After running the world’s fastest 50K in Oregon last Tuesday (2:59:54), Des Linden took off for New England to help mark what would have been Boston Marathon weekend, had the 2021 race not been rescheduled for October 11 due to the pandemic. On Monday, the 2018 Boston Marathon champion capped off a series of events by announcing her intention to race it again this fall.
“The 125th Boston Marathon is a once-in-a-lifetime opportunity to race the Boston Marathon in the fall,” said Linden. “After a hiatus last year, I’m excited to return to the streets of Boston, in front of the best fans in the world, and take part in this historic race.”
Des is BACK! The 2018 Boston Marathon champ and 2-time Olympic marathoner will compete in the 125th Boston Marathon on October 11 as part of the @johnhancockusa Professional Athlete Team. @Des_Linden made the announcement at the #BostonMarathon finish line. 🦄 #RunTo125 pic.twitter.com/0eU6g74NnP
— Boston Marathon (@bostonmarathon) April 19, 2021
Linden, who turns 38 on July 26, has raced the Boston Marathon seven times in her career, the fastest of which was in 2011 when she came up two seconds shy of the victory in 2:22:38. And then in 2018 she became the first American woman to win it in 33 years, persevering through historically rainy, windy, and cold conditions in 2:39:55.
“Des Linden has been part of the Boston Marathon family for more than a decade, and her 2018 victory is one of the most memorable wins in race history,” said Tom Grilk, Boston Athletic Association president and C.E.O., in a written statement.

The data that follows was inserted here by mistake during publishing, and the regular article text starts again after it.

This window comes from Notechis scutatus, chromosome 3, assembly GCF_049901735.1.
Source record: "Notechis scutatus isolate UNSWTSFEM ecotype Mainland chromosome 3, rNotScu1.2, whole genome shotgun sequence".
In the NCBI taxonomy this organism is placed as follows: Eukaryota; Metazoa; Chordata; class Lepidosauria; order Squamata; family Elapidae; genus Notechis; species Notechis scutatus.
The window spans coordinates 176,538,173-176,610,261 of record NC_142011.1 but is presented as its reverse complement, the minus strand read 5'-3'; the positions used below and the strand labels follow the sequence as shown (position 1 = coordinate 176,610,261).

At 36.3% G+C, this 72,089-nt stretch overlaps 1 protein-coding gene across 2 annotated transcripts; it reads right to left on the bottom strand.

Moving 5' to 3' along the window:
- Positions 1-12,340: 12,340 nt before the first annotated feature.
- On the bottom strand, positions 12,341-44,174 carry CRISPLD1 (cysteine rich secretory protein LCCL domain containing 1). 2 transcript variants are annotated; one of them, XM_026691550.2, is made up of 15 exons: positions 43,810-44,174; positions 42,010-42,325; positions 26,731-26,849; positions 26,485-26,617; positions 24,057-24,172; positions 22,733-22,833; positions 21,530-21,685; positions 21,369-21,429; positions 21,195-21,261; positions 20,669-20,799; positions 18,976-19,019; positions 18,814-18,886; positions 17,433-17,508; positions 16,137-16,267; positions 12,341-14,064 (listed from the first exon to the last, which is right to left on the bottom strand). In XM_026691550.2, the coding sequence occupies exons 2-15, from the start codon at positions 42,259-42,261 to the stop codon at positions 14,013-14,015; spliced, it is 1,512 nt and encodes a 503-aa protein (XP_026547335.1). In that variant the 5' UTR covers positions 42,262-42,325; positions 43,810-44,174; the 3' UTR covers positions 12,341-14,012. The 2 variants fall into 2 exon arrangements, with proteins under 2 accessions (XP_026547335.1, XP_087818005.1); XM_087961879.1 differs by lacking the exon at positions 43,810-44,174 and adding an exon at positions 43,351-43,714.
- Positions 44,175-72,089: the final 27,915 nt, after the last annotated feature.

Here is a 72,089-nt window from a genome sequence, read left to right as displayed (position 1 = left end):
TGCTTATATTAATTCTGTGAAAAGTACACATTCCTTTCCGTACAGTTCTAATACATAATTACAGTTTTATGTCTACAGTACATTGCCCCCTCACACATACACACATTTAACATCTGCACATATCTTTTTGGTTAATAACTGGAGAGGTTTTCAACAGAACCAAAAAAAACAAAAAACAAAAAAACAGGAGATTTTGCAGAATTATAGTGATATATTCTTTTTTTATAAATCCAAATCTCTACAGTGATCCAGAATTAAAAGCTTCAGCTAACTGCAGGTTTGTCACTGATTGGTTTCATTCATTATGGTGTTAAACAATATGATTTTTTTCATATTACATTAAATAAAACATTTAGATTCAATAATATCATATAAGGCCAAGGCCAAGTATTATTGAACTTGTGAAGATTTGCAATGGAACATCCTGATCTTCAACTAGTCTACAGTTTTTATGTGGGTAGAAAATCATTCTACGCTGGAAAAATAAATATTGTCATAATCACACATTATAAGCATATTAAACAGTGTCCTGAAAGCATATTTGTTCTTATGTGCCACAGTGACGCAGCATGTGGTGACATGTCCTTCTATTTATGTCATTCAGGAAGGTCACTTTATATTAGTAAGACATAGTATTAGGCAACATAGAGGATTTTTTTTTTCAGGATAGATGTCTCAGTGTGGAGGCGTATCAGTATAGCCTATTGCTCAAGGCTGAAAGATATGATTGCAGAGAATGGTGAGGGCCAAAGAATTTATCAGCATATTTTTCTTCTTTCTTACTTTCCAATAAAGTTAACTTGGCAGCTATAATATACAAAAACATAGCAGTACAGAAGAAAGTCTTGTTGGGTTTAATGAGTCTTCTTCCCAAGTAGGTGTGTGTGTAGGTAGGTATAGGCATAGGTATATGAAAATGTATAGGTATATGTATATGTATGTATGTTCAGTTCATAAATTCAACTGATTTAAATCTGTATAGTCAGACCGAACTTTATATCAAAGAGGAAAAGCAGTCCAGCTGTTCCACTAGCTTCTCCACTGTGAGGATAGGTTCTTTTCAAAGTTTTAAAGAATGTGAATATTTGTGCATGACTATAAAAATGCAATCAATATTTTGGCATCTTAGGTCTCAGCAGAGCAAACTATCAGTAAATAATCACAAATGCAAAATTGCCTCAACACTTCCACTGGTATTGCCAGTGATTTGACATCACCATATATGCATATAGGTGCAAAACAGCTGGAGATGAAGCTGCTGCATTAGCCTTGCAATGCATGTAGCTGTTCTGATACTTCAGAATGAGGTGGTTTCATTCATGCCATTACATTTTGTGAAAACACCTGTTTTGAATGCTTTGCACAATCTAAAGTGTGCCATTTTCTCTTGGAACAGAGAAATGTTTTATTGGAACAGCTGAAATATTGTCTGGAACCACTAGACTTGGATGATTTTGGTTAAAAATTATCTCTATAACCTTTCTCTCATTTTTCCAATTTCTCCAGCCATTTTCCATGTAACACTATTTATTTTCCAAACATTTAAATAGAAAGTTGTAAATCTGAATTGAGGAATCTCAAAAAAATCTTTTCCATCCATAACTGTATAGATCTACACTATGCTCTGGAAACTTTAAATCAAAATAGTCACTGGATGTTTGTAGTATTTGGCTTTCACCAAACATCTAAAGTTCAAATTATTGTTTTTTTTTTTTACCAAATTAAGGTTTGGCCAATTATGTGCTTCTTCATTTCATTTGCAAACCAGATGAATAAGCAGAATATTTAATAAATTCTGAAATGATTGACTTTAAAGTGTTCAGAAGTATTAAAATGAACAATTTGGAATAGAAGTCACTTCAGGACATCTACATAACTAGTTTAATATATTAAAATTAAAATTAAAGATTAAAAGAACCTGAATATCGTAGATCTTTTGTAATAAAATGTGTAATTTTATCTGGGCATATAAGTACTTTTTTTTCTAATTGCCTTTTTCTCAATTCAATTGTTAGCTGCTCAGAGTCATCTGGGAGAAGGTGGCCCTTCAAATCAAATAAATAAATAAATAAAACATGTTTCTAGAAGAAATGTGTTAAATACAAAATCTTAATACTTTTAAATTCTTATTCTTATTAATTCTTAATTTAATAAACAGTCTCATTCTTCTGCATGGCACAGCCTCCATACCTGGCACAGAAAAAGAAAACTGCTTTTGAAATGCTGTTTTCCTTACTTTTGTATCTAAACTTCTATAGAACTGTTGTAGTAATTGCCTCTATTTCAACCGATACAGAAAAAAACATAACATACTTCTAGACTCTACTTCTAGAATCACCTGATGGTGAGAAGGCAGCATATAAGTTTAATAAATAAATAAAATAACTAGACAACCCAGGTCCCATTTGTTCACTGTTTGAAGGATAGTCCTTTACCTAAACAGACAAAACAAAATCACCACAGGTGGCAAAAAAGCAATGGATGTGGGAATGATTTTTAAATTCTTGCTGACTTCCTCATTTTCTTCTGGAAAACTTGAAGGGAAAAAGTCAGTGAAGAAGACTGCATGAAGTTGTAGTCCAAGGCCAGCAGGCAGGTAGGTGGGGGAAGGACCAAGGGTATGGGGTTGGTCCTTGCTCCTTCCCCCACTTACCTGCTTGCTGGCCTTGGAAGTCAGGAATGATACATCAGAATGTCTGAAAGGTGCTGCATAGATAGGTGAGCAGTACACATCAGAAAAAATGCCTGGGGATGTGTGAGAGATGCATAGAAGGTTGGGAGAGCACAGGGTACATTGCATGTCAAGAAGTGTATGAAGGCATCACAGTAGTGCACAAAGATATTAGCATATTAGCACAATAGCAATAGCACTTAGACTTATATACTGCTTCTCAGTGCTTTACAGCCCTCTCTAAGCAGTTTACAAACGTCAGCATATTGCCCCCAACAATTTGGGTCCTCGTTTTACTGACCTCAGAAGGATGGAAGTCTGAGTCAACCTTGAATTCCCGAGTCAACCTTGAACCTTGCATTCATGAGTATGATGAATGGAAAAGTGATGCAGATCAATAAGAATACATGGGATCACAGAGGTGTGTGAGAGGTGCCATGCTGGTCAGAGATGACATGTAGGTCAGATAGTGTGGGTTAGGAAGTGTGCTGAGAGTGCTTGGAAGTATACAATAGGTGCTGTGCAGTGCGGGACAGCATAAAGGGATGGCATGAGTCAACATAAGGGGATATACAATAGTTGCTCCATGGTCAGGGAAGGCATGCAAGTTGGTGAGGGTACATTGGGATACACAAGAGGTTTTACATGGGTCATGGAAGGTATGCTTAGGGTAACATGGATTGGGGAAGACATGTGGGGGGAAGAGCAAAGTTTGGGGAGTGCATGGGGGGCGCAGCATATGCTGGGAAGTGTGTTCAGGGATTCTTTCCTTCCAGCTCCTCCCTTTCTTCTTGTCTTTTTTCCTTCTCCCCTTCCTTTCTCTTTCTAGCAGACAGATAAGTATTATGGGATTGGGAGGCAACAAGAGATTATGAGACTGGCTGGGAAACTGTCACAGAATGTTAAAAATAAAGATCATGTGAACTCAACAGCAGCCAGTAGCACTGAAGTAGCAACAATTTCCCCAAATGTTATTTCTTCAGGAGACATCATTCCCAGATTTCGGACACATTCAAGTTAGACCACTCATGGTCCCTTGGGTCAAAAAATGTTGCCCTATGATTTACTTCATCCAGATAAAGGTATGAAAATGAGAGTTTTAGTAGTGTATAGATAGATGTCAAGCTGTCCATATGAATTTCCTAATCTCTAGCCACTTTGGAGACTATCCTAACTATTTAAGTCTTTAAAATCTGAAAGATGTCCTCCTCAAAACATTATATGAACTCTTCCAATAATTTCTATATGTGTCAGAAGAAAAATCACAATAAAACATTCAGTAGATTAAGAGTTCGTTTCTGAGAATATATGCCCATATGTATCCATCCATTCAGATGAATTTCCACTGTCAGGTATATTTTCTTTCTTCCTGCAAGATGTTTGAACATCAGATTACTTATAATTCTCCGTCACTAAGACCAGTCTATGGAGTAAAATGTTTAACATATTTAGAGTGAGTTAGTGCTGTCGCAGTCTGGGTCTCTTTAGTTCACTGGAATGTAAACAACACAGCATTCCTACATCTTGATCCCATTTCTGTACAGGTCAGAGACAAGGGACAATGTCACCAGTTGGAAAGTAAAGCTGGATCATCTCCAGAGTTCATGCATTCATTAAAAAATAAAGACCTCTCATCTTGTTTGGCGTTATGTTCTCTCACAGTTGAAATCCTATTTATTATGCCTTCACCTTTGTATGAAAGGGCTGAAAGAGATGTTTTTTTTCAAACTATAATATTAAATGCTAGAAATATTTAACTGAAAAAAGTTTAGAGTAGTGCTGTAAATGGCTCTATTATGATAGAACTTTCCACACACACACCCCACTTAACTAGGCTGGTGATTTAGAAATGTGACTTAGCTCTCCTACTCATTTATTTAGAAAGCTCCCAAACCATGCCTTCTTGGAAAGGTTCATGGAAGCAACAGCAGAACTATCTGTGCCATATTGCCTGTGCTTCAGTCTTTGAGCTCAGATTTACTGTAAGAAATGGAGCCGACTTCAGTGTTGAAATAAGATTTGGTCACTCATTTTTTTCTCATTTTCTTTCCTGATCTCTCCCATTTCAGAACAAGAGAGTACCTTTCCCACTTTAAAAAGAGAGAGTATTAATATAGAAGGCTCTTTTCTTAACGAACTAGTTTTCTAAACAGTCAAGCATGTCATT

Linden is the first of the professional field to announce her plans, a sign of hope after more than a year of race cancellations. Registration for the rest of the qualified field opens on Wednesday and remains open until 5 p.m. eastern on Friday. COVID-19 protocols are in place and officials are allowing 20,000 people to race on October 11, less than the typical 30,000, though a virtual Boston Marathon option is available without a qualifying time, open to 70,000 registrants.
Last year I watched @bostonmarathon replays from home and felt uncertain about the future.
Today I’m in Boston, at the most iconic race finish line in the world, and I feel optimistic about the return of events I love.
Progress over pace. #RunTo125
— des_linden (@des_linden) April 19, 2021
Linden has become a fan favorite not just for her accolades, but because she’s always been transparent about the work that goes into those achievements—and the encouragement she gives to runners of all abilities along the way.
“I’m the person who had to plug away for years and years, and on paper I shouldn’t even be a pro,” Linden said during an interview in early 2020. “I shouldn’t have gone to the Olympics. I shouldn’t have been runner-up in Boston [in 2011]. Are you kidding me? But I put in so much time and work and effort. Then, even on that day [at the 2018 Boston Marathon] when it was just, like, garbage outside, it was like, ‘Who’s had to suffer the most and work for it?’ It was the most appropriate day for me to win.”